Without a doubt, all of us in the medical community can do a better job promoting this vaccine.
Blame the patient, too
Just as we can’t make patients heed our advice, we also can’t make them take the HPV vaccine. Why the resistance?
People feel they are over vaccinated. In the last 15 to 20 years, a lot more vaccines have come along. Now you have hepatitis vaccines, chicken pox vaccines and others that we didn’t have when I was a kid. In general, the public gets a little leery when they are told that they need all those vaccines.
There’s a feeling of: There are so many, do we really need all these? I didn’t have them when I was a kid and I’m fine, so I’m not bringing in my kid to have them.
Then there’s always the background concerns: Well, isn’t there something bad about vaccines, that they cause autism or something like that? There have been scares over the delivery system, and all that lack of bona fide information spirals out of control. It’s just easier for people to negatively react to that.
Another inhibitor is the nature of HPV, it’s sexually acquired and that’s a loaded can of worms right there. Yes, it’s FDA approved for 9,10,11, 12 year olds. But most parents are confident that their 9,10,11,12 year olds are not sexually active, so they don’t need it: Why would I vaccinate someone who doesn’t need it?
Reality is a bit different. If you ask parents whether their high school kid is sexually active, very few of them will acknowledge that they are. But when you look at the data, 50 percent of them are, so there’s a disconnect between reality and parent perception, which doesn’t help.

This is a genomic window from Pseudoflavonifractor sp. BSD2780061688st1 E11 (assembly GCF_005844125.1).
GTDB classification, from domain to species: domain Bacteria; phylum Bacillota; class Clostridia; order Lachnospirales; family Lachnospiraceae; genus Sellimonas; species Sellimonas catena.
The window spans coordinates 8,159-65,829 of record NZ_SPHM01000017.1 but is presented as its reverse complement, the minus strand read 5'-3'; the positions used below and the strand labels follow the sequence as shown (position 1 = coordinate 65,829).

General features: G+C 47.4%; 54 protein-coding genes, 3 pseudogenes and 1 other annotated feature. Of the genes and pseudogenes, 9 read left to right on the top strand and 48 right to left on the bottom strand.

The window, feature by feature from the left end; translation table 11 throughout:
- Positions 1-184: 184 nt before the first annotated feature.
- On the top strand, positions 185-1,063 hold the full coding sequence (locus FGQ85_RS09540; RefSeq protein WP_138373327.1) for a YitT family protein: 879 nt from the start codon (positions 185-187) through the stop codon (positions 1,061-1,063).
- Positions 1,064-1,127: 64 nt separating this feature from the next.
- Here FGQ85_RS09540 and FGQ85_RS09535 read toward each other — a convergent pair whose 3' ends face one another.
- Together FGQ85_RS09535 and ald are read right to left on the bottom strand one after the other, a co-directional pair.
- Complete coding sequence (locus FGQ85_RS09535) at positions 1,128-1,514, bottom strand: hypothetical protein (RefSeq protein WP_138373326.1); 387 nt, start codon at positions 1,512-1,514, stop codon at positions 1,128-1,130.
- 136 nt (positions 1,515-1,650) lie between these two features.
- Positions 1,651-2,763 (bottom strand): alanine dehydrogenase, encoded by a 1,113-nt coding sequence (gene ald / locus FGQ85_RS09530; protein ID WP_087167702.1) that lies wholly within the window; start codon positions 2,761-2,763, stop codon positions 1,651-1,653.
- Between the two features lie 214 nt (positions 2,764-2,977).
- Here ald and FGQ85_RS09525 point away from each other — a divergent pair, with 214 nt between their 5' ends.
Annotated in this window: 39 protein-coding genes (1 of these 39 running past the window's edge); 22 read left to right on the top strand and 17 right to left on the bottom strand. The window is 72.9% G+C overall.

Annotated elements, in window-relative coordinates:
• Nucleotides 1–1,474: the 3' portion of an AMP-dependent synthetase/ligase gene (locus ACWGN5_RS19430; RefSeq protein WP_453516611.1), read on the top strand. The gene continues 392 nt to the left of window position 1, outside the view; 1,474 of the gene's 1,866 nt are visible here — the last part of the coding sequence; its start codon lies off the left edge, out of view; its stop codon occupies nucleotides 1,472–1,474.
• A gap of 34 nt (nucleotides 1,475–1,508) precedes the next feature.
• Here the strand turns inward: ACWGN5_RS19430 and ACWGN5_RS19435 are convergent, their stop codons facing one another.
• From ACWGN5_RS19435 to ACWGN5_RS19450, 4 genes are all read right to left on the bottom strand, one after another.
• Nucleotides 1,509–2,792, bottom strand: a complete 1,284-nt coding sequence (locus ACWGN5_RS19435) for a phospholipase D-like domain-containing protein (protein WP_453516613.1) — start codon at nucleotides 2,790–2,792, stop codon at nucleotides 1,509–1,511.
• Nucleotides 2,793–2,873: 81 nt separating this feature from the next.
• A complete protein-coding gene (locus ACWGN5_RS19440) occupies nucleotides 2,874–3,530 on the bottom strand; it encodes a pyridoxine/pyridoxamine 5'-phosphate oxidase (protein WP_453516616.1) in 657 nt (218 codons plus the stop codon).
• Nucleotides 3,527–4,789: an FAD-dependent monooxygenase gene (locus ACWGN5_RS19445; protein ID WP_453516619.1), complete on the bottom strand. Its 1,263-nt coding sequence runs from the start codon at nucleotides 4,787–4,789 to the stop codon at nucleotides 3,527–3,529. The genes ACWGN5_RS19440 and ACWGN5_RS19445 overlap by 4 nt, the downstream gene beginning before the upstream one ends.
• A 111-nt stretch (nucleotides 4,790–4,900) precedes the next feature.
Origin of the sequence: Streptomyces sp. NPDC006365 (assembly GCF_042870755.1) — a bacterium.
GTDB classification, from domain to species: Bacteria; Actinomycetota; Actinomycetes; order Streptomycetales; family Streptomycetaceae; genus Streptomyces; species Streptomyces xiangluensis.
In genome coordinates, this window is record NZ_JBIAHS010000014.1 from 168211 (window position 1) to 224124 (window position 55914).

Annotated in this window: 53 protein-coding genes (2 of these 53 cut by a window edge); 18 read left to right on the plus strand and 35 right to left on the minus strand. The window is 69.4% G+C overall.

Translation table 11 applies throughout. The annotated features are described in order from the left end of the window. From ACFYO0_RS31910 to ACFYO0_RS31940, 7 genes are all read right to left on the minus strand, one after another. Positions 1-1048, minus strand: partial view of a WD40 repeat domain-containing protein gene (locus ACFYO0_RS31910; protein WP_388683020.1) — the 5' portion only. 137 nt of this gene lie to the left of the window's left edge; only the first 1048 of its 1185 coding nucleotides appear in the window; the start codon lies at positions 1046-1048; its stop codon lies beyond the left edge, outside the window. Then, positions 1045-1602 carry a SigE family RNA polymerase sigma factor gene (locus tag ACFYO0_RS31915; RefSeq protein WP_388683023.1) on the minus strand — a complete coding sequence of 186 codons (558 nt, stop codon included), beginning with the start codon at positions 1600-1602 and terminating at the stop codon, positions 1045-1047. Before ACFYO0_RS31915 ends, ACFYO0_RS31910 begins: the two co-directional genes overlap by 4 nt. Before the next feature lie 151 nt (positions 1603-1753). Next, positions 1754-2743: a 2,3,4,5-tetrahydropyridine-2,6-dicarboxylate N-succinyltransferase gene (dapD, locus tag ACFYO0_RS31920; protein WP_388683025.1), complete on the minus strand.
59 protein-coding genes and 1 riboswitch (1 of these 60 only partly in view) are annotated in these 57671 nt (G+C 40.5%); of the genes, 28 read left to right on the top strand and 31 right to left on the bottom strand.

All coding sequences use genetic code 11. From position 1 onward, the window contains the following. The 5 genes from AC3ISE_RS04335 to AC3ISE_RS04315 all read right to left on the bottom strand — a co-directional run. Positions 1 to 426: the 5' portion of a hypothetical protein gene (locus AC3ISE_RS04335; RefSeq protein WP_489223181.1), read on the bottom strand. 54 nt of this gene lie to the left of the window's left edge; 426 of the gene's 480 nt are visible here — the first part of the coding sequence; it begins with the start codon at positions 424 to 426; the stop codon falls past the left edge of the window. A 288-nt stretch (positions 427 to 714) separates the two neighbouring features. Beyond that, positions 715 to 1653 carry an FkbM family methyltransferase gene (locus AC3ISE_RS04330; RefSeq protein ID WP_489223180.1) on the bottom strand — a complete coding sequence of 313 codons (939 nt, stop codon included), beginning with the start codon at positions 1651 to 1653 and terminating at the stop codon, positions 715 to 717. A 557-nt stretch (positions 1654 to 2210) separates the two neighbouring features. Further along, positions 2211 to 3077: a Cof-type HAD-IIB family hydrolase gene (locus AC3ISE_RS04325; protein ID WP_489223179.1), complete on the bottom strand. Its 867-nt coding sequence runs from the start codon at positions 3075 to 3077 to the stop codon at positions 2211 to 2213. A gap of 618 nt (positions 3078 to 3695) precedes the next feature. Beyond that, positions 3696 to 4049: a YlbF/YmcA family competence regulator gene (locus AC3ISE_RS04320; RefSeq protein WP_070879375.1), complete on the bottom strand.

Another factor is probably the success of screening in this country. We’ve reduced cervical cancer by 70 percent with the good old fashion Pap smear. In developing countries cervical cancer is the second highest cancer for women. Here, a mom might not know anyone who has ever had cervical cancer, and think, I know my daughter is getting screened for it anyway, so I’m not going to get her the HPV vaccine.
But the vaccine works better than the screening. And what about vaginal, vulvar, anal and perianal cancers? The Pap smear doesn’t address those.
How to improve HPV vaccination rates
That comes back to education on the providers’ part. Education is the way to overcome it. So is making it a priority. For busy clinicians, the HPV vaccine is maybe priority number 12 or 13 on their list of things to do, and it gets ignored.
Our vaccination rates in the U.S. are 33 percent for teen girls, 34.5 percent for women age 19-26, and a measly 2.3 percent for males age 19-26. Those are full coverage rates, meaning they have had all three doses. Rates for having one dose are higher, for example, 53.8 percent for girls age 13-17, 20.8 percent for boys age 13-17.
Now compare the vaccination rate in the U.S. to the rate in Australia. They’re at more than 90 percent. In Australia it has become rote for physicians to recommend the HPV vaccine. It has to become rote for us, too.